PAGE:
Newspaper article The Evening Standard (London, England)

Tofting: I Don't Eat Small Kids

Newspaper article The Evening Standard (London, England)

Tofting: I Don't Eat Small Kids

Article excerpt

Byline: KATE BATTERSBY

FOR a former Hell's Angel currently awaiting his appeal against a four month prison sentence for assault in his native Denmark, it has to be said that Bolton's Stig Tofting - he of the pierced nipples, shaven head and barrel chest tattooed with 'No Regrets' - is really awfully nice.

"He's a fantastic guy," insisted a source at Bolton. "He's popular within the club, inspirational in the dressing-room and has a terrific rapport with the fans."

Of course all that sounds a tad unlikely - until you actually encounter Tofting in person.

Instead of a monosyllabic neanderthal from central casting, he turns out to speak rather better English than many of his British-born fellow professionals.

Moreover, he is polite, helpful and good-humoured about his reputation.

"It's nice to hear that people like me," smiled the man known as 'The Lawnmower' to his compatriots (because he scythes through grass and shins alike).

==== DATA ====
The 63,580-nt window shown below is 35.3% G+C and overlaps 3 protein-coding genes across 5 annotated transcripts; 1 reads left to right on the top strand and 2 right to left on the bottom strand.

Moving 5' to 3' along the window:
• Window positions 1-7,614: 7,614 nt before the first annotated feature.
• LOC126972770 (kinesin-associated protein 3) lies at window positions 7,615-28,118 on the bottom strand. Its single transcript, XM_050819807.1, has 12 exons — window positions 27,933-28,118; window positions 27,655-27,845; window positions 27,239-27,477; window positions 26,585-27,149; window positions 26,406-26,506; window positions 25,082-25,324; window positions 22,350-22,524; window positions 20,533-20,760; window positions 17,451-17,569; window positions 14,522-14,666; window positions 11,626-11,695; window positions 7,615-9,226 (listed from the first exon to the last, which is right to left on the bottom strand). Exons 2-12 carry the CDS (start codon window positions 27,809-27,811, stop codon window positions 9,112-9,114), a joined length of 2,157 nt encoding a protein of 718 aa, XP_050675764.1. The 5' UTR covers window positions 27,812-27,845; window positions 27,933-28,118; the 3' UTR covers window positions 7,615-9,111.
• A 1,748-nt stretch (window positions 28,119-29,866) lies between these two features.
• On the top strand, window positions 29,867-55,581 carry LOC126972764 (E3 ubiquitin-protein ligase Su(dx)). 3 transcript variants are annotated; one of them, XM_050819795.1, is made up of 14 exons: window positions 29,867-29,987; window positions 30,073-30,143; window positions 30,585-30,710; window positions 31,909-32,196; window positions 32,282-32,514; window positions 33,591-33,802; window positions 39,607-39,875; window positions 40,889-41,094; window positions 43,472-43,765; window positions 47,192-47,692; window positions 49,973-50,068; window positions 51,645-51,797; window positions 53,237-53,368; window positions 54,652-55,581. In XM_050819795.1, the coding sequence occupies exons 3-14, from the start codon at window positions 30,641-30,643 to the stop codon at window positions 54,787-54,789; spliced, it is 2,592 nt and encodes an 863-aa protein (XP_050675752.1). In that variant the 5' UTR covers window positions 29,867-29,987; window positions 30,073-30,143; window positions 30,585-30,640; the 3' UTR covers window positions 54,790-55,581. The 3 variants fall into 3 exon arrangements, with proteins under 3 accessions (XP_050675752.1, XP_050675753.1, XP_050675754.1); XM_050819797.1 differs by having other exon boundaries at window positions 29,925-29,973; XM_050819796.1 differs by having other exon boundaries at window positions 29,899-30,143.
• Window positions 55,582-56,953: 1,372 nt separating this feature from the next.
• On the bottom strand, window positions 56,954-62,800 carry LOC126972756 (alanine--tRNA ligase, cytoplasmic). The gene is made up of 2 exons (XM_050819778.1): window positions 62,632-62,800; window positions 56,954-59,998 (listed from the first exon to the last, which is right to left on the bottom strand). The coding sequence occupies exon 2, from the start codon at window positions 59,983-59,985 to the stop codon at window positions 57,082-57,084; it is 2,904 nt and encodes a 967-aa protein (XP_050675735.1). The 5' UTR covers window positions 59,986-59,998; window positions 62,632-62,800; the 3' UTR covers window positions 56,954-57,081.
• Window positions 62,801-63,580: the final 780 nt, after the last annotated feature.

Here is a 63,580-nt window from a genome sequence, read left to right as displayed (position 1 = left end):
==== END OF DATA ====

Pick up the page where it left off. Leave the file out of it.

"I'm happy to be here. You didn't expect a nice guy like me, did you? I am not a guy who eats small kids."

Which version of Tofting Fulham encounter tomorrow in their relegation six-pointer remains to be seen. The fact is that trouble seems to be his best mate. Several years ago he was charged with assault in his home town of Aarhus, where his wife and three children still live. He was found guilty and sentenced to 30 days before the conviction was quashed on appeal.

Then during last summer's World Cup he was called to task for wrestling Chelsea's Jesper Gronkjaer to the ground during training, putting ice-cubes down his shorts and pouring freezing water in his eyes.

Once the tournament was over he was charged with assaulting a restaurant manager and then convicted last October.

His appeal will not be heard until mid-April, but far from being burdened by the lengthy procedure, Tofting is pleased.

"This is as it should be," he explained. "The prosecutor has put the case in perspective by delaying it so long. He was going to have the appeal in August, which shows how small the case is. I'm sure he would have found time much sooner if I had murdered someone. …

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